Pakistani Aid Worker is Citizen of the World but Calls Oregon Home

When Amarah Khan arrived at the Houston airport from Pakistan as a fresh-faced 23-year-old student, immigration officials detained and questioned her for five hours, she says. “You can imagine what a rude awakening this was for me. This was my first time on a plane, and I thought I was finally realizing this glorious dream of coming to the United States,” says Khan, who was starting an internship at the United Nations World Food Program before pursuing master’s degrees — in international development and in public policy and management — at the University of Oregon. “I kept asking myself, ‘What have I done wrong?’ I wondered if it was because I was wearing the hijab or because I had an accent.”

Khan now understands that she was the victim of the post-9/11 political climate. Such suspicions of immigrants still exist, she says, except now they are focused on undocumented residents. Khan attributes the response to a closed collective mindset that fears other ethnic and religious groups. That is a mindset she is actively trying to change as associate director for Global Diversity Initiatives at Oregon State University (OSU). “I’d like to create a culture of curiosity,” says Khan, who teaches cultural competency workshops to students and professors and manages a team of international and American students to promote diversity programs. “We all have cultural biases that we bring, and we have to seek to learn about others who act differently than us.”

I don’t know any immigrant who doesn’t carry their weight, plus the weight of the rest of the community.

Khan says that myths about immigrants fueled harmful rhetoric in the recent presidential election. “I’ve heard people say that immigrants don’t carry their weight,” says Khan. “But I don’t know any immigrant who doesn’t carry their weight, plus the weight of the rest of the community, on their shoulders.” In 2014, undocumented immigrants paid $21 billion in taxes, $13.5 billion of which went to the Social Security fund, which they ineligible to draw from. In Oregon, 23,420 immigrant entrepreneurs employ 70,165 people and generate $473 million in business income annually. And as to those notions that immigrants pose a threat: Between 1990 and 2013, a period when the number of undocumented immigrants more than tripled, the rate of violent crime in the U.S. fell by 48 percent. “In this current political environment, we need to repair the hurt and damage that’s been caused in immigrant communities,” says Khan.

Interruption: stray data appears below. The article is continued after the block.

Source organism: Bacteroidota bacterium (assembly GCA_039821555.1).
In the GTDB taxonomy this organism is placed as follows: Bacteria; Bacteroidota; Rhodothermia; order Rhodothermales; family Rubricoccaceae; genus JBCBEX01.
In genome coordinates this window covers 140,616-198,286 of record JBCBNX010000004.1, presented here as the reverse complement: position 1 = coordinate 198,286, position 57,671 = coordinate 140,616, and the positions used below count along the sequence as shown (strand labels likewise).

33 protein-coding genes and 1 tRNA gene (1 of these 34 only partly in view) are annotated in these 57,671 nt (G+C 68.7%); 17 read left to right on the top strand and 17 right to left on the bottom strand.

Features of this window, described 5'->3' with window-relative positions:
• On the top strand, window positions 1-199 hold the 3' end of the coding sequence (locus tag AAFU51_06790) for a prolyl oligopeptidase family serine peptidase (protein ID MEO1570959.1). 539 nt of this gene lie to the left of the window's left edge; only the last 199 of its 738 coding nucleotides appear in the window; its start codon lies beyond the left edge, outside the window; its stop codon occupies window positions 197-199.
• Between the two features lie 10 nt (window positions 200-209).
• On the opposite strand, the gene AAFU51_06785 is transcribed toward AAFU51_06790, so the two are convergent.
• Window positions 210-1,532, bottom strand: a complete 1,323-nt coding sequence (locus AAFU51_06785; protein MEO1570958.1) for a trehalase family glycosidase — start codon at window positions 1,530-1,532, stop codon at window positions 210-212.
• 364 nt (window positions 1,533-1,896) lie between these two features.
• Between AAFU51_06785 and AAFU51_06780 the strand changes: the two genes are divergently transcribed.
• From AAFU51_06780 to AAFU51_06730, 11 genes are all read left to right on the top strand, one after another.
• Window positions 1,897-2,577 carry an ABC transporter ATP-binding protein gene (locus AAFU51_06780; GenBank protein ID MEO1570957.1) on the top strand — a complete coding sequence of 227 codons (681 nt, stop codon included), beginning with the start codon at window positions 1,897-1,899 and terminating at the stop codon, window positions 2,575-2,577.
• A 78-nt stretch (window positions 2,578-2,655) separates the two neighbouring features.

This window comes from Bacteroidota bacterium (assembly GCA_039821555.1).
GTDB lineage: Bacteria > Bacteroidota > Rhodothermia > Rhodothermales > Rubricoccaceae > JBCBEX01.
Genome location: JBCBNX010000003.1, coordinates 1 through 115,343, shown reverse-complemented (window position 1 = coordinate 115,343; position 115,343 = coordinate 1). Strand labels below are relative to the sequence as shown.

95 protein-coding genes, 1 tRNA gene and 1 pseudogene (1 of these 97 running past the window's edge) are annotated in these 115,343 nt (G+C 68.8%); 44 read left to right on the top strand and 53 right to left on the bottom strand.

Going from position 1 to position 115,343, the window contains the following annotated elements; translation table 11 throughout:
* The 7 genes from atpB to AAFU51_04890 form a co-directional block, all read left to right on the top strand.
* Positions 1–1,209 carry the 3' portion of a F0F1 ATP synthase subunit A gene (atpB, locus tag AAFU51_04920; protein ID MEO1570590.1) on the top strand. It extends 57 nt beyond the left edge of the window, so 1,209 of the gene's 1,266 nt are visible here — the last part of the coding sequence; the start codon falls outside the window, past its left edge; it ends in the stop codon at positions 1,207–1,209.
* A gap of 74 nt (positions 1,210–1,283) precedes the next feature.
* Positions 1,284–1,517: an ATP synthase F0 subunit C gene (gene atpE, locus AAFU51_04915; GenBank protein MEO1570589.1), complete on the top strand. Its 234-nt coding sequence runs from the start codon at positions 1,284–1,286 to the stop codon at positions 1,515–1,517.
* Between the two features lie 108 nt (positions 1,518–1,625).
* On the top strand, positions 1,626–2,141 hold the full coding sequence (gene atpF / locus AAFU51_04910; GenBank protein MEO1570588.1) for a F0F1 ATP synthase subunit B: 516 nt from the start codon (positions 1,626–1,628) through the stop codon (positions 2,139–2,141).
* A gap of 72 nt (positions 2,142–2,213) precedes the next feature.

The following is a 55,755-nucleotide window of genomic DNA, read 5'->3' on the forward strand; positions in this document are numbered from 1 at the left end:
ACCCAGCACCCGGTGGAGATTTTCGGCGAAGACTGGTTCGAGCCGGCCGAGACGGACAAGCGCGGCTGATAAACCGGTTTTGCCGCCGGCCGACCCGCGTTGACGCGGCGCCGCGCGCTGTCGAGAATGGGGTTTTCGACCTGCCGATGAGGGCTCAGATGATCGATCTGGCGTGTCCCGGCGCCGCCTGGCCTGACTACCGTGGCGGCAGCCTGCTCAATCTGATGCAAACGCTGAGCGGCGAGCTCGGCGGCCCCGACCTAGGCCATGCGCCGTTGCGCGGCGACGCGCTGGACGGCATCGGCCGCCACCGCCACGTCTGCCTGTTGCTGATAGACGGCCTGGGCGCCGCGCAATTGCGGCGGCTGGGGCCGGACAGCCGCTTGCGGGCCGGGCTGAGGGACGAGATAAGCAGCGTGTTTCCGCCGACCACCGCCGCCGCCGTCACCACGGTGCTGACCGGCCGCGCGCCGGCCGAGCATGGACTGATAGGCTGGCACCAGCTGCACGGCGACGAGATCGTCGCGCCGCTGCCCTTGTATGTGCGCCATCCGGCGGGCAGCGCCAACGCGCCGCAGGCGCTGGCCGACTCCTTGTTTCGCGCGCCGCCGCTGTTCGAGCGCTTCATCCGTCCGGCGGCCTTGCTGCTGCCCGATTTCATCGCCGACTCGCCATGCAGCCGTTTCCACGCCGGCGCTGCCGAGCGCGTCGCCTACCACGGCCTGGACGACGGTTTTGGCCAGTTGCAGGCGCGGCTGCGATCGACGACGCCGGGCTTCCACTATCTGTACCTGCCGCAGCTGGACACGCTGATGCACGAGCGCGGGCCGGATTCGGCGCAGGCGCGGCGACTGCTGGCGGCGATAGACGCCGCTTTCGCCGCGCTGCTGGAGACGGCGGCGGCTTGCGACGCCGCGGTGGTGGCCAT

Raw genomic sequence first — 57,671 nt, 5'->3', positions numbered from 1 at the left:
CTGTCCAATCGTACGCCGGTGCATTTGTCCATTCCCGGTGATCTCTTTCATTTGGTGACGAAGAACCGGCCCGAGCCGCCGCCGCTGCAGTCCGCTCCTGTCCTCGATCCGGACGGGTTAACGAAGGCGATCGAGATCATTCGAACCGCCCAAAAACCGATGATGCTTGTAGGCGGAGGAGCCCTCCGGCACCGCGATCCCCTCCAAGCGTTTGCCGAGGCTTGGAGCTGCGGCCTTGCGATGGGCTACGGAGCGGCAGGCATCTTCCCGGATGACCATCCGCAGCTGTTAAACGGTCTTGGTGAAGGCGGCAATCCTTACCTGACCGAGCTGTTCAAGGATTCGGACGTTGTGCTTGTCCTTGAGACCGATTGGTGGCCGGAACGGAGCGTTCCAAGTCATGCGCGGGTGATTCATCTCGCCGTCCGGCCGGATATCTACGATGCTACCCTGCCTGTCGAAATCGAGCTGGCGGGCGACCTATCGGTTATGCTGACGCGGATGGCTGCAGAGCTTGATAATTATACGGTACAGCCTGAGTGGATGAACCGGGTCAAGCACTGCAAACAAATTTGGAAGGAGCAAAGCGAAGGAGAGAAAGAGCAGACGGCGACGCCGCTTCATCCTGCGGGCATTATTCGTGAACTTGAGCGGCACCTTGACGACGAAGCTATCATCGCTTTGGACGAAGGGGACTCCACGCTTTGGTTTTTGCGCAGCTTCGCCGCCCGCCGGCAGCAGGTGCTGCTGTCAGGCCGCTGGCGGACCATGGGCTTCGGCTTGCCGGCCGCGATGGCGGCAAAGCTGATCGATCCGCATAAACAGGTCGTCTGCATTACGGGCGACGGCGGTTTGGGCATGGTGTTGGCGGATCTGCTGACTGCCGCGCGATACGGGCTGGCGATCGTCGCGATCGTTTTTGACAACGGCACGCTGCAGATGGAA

Khan grew up in a conservative home in Pakistan, with limited knowledge of the outside world. After training as a foreign policy analyst at the University of Islamabad and earning her master’s degrees in Oregon, she returned to Pakistan to work as an aid worker. “I wanted to be a citizen of the world,” she says. “I had the freedom to design mobile health clinics in disaster-ridden communities. I had the opportunity to imagine big and know something bigger.”

She eventually returned to Oregon to earn her PhD in applied anthropology at OSU, married a Pakistani-American, and was hired four years ago to share her global perspective with the university community. One of her goals is to facilitate conversations with people who share different viewpoints. “I want to encourage domestic students to think about their impact on their globe and ask international students to share their culture with the local community,” she says. “I want people to know that being a global citizen has very little to do with having a passport. It’s a state of mind. It’s a sense of responsibility.”

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